Although not highly visible, Suga is not new to the Japanese public. He has been in the public gaze for many years as the chief cabinet secretary, making daily appearances in the media. He became especially recognisable after he revealed the new imperial era would be named Reiwa (meaning beauty of harmony in English, according to the government). This earned Suga the affectionate moniker ‘Uncle Reiwa’. But he is less well known internationally because all his cabinet positions have related to domestic affairs.
A sumo wrestler in his youth and teetotaller, his rise to the prime ministership has been a remarkable feat in the rough and tumble of Japanese politics. Suga is likely to remain prime minister until September 2021 when a regular LDP presidential election will be held and whoever wins at that time will remain as prime minister for the subsequent three years provided the party maintains a majority in the lower house of parliament.
Given Abe anointed Suga as his successor, and marshalled support from other key factional leaders, the big question is whether Suga will simply pursue the Abe agenda or take a different policy course.
Reviving Japan’s sagging economy and containing COVID-19 will be Suga’s two main tasks. While he may make some adjustments on the edges such as initiatives to revive Japan’s regional and rural economies, he is likely to predominantly follow the Abenomics trajectory – a mix of fiscal stimulus, monetary easing, and structural reforms. He may also announce several additional economic packages to deal with economic hardship and to protect jobs.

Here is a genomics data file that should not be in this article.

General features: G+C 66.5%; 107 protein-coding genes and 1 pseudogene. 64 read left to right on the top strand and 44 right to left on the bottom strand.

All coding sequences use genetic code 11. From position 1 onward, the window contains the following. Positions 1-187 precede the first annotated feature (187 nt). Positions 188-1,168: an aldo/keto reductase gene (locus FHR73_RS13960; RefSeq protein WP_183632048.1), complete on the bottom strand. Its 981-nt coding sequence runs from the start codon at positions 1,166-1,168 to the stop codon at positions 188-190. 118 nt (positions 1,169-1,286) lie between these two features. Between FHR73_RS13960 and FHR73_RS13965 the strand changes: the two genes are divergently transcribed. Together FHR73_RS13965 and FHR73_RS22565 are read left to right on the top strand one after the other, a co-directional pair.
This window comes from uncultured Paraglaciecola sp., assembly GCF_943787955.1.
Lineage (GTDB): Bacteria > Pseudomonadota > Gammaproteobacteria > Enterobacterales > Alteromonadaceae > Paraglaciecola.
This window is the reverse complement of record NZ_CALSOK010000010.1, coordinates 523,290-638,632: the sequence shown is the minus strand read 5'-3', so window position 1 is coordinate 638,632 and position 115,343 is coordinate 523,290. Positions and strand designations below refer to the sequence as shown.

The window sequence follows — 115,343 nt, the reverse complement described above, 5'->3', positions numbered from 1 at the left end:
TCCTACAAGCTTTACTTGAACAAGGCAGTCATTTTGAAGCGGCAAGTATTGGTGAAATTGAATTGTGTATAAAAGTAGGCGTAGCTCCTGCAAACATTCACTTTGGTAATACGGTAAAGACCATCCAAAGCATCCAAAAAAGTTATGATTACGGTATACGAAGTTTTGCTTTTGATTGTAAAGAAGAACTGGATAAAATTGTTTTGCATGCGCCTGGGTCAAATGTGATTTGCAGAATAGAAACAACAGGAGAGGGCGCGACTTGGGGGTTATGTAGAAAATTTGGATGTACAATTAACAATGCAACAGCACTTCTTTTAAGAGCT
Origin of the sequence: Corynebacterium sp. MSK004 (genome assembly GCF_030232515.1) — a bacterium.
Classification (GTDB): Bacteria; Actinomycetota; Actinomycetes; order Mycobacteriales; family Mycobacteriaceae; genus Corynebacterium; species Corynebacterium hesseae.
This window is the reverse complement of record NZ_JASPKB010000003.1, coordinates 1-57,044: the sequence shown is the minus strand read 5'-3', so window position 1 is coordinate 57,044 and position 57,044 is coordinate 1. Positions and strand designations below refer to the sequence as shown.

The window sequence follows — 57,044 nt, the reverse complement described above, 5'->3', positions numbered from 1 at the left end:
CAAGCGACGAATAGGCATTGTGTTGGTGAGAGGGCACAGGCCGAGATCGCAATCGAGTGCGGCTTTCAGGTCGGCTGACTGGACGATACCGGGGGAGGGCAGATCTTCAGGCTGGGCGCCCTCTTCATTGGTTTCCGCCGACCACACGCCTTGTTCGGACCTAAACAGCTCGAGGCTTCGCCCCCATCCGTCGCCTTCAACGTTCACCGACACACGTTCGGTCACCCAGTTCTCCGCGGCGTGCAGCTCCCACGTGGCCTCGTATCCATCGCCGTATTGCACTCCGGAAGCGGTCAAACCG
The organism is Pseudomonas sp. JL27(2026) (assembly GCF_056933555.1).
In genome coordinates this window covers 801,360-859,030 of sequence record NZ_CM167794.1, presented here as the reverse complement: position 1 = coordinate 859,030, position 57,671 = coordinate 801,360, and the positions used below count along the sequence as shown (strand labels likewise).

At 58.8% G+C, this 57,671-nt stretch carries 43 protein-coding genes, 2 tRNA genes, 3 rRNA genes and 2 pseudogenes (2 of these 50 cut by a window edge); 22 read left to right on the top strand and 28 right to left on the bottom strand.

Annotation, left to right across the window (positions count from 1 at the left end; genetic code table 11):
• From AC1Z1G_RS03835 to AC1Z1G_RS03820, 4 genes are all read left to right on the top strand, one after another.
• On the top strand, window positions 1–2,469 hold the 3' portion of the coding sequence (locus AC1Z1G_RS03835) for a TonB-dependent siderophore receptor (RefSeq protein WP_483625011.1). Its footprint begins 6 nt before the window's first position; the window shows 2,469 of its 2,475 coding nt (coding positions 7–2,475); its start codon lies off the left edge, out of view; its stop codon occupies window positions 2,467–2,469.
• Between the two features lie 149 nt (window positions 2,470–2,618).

Going by Suga’s policy initiatives in his past ministerial roles, such as reductions in fees and charges on road tolls and other consumer services, it won’t be surprising if the new prime minister makes some quick announcements to bring down electricity and mobile phone charges to give financial relief to ordinary families.
Under Suga, Abe’s agenda of revising the constitution will be put on the backburner, although it will not be completely off the table as there is a strong group of LDP parliamentarians who wish to pursue revision and Suga won’t sideline them.
Former Prime Minister of Japan Shinzo Abe and cabinet speak with IOC during conference call, Tokyo, Japan - March 24, 2020. Image credit: Prime Minister's Office of Japan.
Also, political scandals including the alleged involvement of Abe in corrupt practices that had unsettled his administration, will be raised in parliament, but Suga will try to deflect those pressures. This might be a little more challenging for Suga as opposition forces are getting their act together. Last week the two main opposition parties and some independent groups merged to form a new-look Constitutional Democratic Party of Japan. The opposition is still weak but they are getting ready to challenge the new government in parliament and the LDP at the next election. Suga will need to watch the opposition moves carefully.
Suga has been more of a behind-the-scenes political operator than a visionary frontline leader. His experience and interest in foreign policy is rather thin and he will find the international relations terrain difficult to negotiate. He has admitted his weakness by stating that he ‘lacks the kind of diplomatic skills that outgoing leader Shinzo Abe has’ and that he ‘will need (Abe’s) assistance if he assumes the top job’.
But who Suga will seek assistance from in foreign and defence policy remains unclear. Much will depend on his choice of ministers. Both the foreign and defence ministers will have much greater freedom in their portfolios than under Abe, who himself handled foreign affairs effectively.